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J Cataract Refract Surg. 2015 Oct;41(10):2171-8. doi: 10.1016/j.jcrs.2015.10.060.

Avoidance of serious medical errors in refractive surgery using a custom preoperative checklist.

Author information

1
From the Massachusetts Eye and Ear Infirmary (Robert, Choi, Melki), Brigham and Women's Hospital (Urman, Melki), Beth Israel Deaconess Medical Center (Shapiro, Melki), Harvard Medical School, the Institute For Safety in Office-Based Surgery (Shapiro, Urman), and Boston Eye Group (Melki), Boston, Massachusetts, USA.
2
From the Massachusetts Eye and Ear Infirmary (Robert, Choi, Melki), Brigham and Women's Hospital (Urman, Melki), Beth Israel Deaconess Medical Center (Shapiro, Melki), Harvard Medical School, the Institute For Safety in Office-Based Surgery (Shapiro, Urman), and Boston Eye Group (Melki), Boston, Massachusetts, USA. Electronic address: samir_melki@meei.harvard.edu.

Abstract

PURPOSE:

To implement and measure the effect of a surgical safety checklist on the prevention of serious medical errors (never-events).

SETTING:

Boston Eye Group, Boston, Massachusetts, USA.

DESIGN:

Retrospective cohort study.

METHODS:

A safety checklist incorporating 28 sources of error was designed and implemented in December 2011 at the Boston Eye Group's refractive surgical center. Consecutive patients who had primary or enhancement laser vision correction (LVC) between July 2009 and February 2014 were included in this study. Before that date, a general checklist fashioned around the World Health Organization time-out procedure was used. The latter subjects were recruited as controls. The perioperative characteristics of both groups were retrospectively compared.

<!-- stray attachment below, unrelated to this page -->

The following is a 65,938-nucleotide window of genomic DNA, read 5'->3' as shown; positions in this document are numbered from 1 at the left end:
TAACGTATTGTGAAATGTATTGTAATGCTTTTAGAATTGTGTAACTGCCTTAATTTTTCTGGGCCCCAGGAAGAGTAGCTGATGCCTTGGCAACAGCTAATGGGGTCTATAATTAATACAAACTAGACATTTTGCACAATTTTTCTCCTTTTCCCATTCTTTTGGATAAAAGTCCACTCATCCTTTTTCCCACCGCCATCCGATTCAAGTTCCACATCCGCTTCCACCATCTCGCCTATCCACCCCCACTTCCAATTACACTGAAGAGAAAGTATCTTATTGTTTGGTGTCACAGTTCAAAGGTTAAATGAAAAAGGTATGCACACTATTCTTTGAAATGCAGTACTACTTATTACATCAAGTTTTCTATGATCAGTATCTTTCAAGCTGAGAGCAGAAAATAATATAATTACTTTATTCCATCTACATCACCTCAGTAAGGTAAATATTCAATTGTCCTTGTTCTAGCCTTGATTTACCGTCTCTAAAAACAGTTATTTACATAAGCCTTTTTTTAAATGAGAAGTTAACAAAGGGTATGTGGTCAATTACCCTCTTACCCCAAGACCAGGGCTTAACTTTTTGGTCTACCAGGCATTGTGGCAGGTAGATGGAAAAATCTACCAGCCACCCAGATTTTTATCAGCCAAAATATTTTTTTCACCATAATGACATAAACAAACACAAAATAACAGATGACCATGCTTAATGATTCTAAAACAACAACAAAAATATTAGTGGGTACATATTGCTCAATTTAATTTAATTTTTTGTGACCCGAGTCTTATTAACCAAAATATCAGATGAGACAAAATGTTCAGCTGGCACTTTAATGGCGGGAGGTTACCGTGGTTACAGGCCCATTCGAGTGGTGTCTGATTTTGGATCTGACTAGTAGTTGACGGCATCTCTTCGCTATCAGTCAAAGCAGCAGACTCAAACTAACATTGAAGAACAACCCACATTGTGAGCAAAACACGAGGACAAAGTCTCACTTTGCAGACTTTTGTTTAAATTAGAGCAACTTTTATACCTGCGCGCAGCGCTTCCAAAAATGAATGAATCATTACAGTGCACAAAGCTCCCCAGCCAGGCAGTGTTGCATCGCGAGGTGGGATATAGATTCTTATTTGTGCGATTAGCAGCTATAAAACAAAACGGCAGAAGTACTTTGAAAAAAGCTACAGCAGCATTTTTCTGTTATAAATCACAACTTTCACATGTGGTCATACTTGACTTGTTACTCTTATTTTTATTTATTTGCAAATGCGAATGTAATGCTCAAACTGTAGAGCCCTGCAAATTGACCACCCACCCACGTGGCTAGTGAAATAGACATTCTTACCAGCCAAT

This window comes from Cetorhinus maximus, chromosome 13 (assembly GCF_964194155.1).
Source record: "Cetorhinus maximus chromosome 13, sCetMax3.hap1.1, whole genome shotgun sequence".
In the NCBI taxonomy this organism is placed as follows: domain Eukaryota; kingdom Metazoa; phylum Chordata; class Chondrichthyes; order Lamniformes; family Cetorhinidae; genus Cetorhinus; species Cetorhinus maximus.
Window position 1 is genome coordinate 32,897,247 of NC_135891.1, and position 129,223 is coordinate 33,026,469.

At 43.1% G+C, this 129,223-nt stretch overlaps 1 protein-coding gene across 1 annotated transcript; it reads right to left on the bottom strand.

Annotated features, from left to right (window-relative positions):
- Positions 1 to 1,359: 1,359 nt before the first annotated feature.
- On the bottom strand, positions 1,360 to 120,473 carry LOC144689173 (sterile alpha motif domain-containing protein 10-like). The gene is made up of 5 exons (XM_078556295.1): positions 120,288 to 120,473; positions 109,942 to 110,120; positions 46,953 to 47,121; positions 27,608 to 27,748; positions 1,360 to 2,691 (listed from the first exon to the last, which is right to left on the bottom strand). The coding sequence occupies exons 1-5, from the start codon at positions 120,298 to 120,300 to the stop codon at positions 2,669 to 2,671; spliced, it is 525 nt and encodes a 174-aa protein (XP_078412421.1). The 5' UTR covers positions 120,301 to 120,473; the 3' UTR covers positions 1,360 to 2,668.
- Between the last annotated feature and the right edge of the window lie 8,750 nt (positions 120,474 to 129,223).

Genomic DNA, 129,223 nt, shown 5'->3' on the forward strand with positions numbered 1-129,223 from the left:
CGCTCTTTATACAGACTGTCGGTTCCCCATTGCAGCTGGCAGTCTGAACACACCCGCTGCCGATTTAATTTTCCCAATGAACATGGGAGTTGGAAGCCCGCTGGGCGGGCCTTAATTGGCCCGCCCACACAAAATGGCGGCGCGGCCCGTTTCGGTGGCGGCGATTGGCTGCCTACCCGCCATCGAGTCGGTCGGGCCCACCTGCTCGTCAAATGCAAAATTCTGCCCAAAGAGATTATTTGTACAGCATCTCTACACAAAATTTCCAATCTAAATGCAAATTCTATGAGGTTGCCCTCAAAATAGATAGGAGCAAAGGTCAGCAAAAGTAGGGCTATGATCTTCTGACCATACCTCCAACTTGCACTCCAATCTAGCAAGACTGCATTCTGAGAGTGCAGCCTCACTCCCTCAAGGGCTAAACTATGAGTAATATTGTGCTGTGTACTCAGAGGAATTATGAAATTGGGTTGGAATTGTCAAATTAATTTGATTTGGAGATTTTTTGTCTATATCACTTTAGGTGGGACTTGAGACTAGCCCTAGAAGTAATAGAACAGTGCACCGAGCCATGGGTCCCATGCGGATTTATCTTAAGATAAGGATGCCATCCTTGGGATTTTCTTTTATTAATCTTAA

RESULTS:

The study comprised 2951 consecutive patients who had primary or enhancement LVC between July 2009 and February 2014; of these, 1417 patients (2744 eyes) had LVC after the implementation of a presurgical safety checklist. The general checklist fashioned around the World Health Organization time-out procedure was used for 1534 patients (2969 eyes). Both groups were comparable in patient age. The most common surgical procedures were laser in situ keratomileusis (78%) and laser-assisted subepithelial keratectomy with mitomycin-C (16%). Although there were 2 (0.07%) serious errors in the prechecklist cohort, none occurred following implementation of the safety checklist protocol (P = .23). The medical errors involved wrong refractive aim in 1 patient and wrong person-wrong procedure-wrong aim in another.

CONCLUSIONS:

Multiple potential sources of error exist in refractive surgery. The broad-scale implementation of a detailed presurgical safety checklist was helpful in minimizing and preventing serious errors (never-events) during LVC.

FINANCIAL DISCLOSURE:

Drs. Shapiro and Urman are members of the Institute for Safety in Office-Based Surgery, a nonprofit organization whose aims are to implement safety checklists for office-based surgery. No author has a financial or proprietary interest in any material or method mentioned.

PMID:
26703293
DOI:
10.1016/j.jcrs.2015.10.060
[Indexed for MEDLINE]

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